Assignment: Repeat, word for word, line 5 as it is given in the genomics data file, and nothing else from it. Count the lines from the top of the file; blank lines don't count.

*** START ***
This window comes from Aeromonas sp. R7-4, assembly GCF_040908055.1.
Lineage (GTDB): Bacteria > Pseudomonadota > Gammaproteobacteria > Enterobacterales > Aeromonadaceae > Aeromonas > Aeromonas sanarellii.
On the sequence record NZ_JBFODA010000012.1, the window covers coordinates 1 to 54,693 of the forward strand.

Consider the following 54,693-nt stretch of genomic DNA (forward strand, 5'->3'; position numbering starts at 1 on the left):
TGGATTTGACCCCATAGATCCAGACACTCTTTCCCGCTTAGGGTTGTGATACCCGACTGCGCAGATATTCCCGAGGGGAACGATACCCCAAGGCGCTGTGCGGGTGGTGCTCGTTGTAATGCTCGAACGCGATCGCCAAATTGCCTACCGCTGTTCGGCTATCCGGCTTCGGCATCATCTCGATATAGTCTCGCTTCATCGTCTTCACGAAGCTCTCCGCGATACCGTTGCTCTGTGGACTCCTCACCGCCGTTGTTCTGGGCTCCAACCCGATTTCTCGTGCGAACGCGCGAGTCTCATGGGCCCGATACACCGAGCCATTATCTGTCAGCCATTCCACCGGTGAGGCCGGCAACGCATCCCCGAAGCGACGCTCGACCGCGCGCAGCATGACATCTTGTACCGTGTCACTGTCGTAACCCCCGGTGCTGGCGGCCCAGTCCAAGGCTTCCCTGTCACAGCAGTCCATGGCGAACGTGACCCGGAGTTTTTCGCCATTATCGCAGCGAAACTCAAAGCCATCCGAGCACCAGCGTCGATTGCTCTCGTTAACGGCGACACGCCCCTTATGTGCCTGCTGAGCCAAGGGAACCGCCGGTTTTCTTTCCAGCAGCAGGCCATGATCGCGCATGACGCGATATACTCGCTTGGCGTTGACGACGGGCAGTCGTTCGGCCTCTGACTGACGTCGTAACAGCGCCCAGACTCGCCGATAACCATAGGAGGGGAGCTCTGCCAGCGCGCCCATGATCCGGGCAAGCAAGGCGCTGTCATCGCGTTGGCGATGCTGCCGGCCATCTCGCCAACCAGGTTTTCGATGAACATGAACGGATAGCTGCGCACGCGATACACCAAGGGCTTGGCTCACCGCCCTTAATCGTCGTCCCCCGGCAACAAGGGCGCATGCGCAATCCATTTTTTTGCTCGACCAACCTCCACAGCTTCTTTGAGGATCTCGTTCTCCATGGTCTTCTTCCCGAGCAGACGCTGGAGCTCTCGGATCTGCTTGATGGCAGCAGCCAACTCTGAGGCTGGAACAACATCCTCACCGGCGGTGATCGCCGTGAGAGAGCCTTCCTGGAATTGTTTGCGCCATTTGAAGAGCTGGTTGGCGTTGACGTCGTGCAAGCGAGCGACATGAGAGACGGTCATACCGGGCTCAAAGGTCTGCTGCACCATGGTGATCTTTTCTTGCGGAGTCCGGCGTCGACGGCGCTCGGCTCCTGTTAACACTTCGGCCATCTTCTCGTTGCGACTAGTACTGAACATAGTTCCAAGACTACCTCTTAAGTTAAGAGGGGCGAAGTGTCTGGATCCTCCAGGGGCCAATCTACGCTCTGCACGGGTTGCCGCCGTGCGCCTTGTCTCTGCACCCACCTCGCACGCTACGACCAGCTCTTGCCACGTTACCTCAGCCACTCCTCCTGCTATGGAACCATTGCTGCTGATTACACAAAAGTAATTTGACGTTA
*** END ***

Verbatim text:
TGGATTTGACCCCATAGATCCAGACACTCTTTCCCGCTTAGGGTTGTGATACCCGACTGCGCAGATATTCCCGAGGGGAACGATACCCCAAGGCGCTGTGCGGGTGGTGCTCGTTGTAATGCTCGAACGCGATCGCCAAATTGCCTACCGCTGTTCGGCTATCCGGCTTCGGCATCATCTCGATATAGTCTCGCTTCATCGTCTTCACGAAGCTCTCCGCGATACCGTTGCTCTGTGGACTCCTCACCGCCGTTGTTCTGGGCTCCAACCCGATTTCTCGTGCGAACGCGCGAGTCTCATGGGCCCGATACACCGAGCCATTATCTGTCAGCCATTCCACCGGTGAGGCCGGCAACGCATCCCCGAAGCGACGCTCGACCGCGCGCAGCATGACATCTTGTACCGTGTCACTGTCGTAACCCCCGGTGCTGGCGGCCCAGTCCAAGGCTTCCCTGTCACAGCAGTCCATGGCGAACGTGACCCGGAGTTTTTCGCCATTATCGCAGCGAAACTCAAAGCCATCCGAGCACCAGCGTCGATTGCTCTCGTTAACGGCGACACGCCCCTTATGTGCCTGCTGAGCCAAGGGAACCGCCGGTTTTCTTTCCAGCAGCAGGCCATGATCGCGCATGACGCGATATACTCGCTTGGCGTTGACGACGGGCAGTCGTTCGGCCTCTGACTGACGTCGTAACAGCGCCCAGACTCGCCGATAACCATAGGAGGGGAGCTCTGCCAGCGCGCCCATGATCCGGGCAAGCAAGGCGCTGTCATCGCGTTGGCGATGCTGCCGGCCATCTCGCCAACCAGGTTTTCGATGAACATGAACGGATAGCTGCGCACGCGATACACCAAGGGCTTGGCTCACCGCCCTTAATCGTCGTCCCCCGGCAACAAGGGCGCATGCGCAATCCATTTTTTTGCTCGACCAACCTCCACAGCTTCTTTGAGGATCTCGTTCTCCATGGTCTTCTTCCCGAGCAGACGCTGGAGCTCTCGGATCTGCTTGATGGCAGCAGCCAACTCTGAGGCTGGAACAACATCCTCACCGGCGGTGATCGCCGTGAGAGAGCCTTCCTGGAATTGTTTGCGCCATTTGAAGAGCTGGTTGGCGTTGACGTCGTGCAAGCGAGCGACATGAGAGACGGTCATACCGGGCTCAAAGGTCTGCTGCACCATGGTGATCTTTTCTTGCGGAGTCCGGCGTCGACGGCGCTCGGCTCCTGTTAACACTTCGGCCATCTTCTCGTTGCGACTAGTACTGAACATAGTTCCAAGACTACCTCTTAAGTTAAGAGGGGCGAAGTGTCTGGATCCTCCAGGGGCCAATCTACGCTCTGCACGGGTTGCCGCCGTGCGCCTTGTCTCTGCACCCACCTCGCACGCTACGACCAGCTCTTGCCACGTTACCTCAGCCACTCCTCCTGCTATGGAACCATTGCTGCTGATTACACAAAAGTAATTTGACGTTA